Happy New Year!  I encourage everyone who is making resolutions to consider resolutions that are additive, rather than restrictive or punitive.  Remember, you are worthy, and you are enough, just as you are right now.  Often we use the start of the year as a jumping off point for improving our health, the health of our relationships, etc.  When you frame this into a resolution, I encourage you to consider what you are adding into your life, rather than taking away.  For example, if you are wanting to improve your physical health, you may consider adding in exercise, or adding in foods with positive nutritional value, rather than restricting certain types of foods.  

  • My own resolution for 2024 is to add in more quality time with my kids on a daily basis.  I hope to add in more time reading with them, baking, and playing outside as much as we can! -Katie Fleming

While I think New Years can be an exciting time of change, newness, and a clean slate, I think at its extreme it can also create an unrealistic set of goals for resolutions. This can sometimes lead to disappointment after big ditch efforts to change things drastically. Something that I would suggest is reflecting upon how the year has aligned with your goals and ways that it has not, and to look at small and attainable changes in your habits to continue building. This can help your confidence and trust in yourself over time and improve your mental health overall! – Ashley Starnes

Consider all the strengths you bring to the New Year! Take time to connect with others who make you laugh! – Dawn Paquelet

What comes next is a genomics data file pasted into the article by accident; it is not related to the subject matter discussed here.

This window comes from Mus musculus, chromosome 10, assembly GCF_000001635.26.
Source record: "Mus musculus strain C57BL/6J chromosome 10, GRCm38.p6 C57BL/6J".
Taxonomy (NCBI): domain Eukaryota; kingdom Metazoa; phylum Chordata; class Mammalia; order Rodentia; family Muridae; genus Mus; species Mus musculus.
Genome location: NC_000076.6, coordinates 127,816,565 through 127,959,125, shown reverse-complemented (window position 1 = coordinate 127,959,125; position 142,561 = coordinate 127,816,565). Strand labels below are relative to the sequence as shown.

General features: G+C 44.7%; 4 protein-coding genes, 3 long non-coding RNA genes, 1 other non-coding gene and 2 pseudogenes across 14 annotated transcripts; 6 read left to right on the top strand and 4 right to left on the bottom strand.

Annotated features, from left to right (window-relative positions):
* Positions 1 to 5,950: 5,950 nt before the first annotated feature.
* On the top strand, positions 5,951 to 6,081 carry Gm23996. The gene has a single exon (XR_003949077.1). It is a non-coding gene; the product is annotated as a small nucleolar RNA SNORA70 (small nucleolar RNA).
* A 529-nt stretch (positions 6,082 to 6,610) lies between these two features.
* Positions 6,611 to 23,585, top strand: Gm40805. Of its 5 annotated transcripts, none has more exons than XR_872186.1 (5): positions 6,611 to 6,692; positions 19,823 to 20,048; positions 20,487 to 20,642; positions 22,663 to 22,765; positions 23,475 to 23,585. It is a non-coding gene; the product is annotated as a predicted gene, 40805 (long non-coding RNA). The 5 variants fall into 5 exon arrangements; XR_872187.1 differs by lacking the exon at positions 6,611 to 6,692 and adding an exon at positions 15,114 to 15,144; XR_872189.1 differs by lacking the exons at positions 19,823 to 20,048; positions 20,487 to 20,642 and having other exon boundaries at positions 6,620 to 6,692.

• Watch Brene Brown on NETFLIX or TEDx talk about vulnerability or read one of her books, such as The Gifts of Imperfection and Daring Greatly. 


Resolutions ideas to get you started

Sam, Rachel, Jessica and Janelle offer some great ideas to get you started!

  • Practice movement in ways that are fun! Exercise should be about intentionally integrating movement and enjoying yourself in the process.
  • Be kinder to yourself. You are your own harshest critic so remember to practice self compassion. 
  • Engage in daily mental health check-ins with yourself (i.e., “How am I feeling right now?” “What do I need at this moment?”, etc.). 
  • Participate in individual therapy treatment to learn more about yourself, the ways you show up in relationships, the strengths you possess, etc. 
  • Start writing in a journal whether it is structured or more free-flowing, and then end with a meditation. 
  • Make sure to have your basic needs covered. This includes eating healthy, sleeping enough hours during the night (8-10 hours women and 6-8 hours men), staying active and taking vitamins (especially vitamin D since we don’t get to see the sun as much).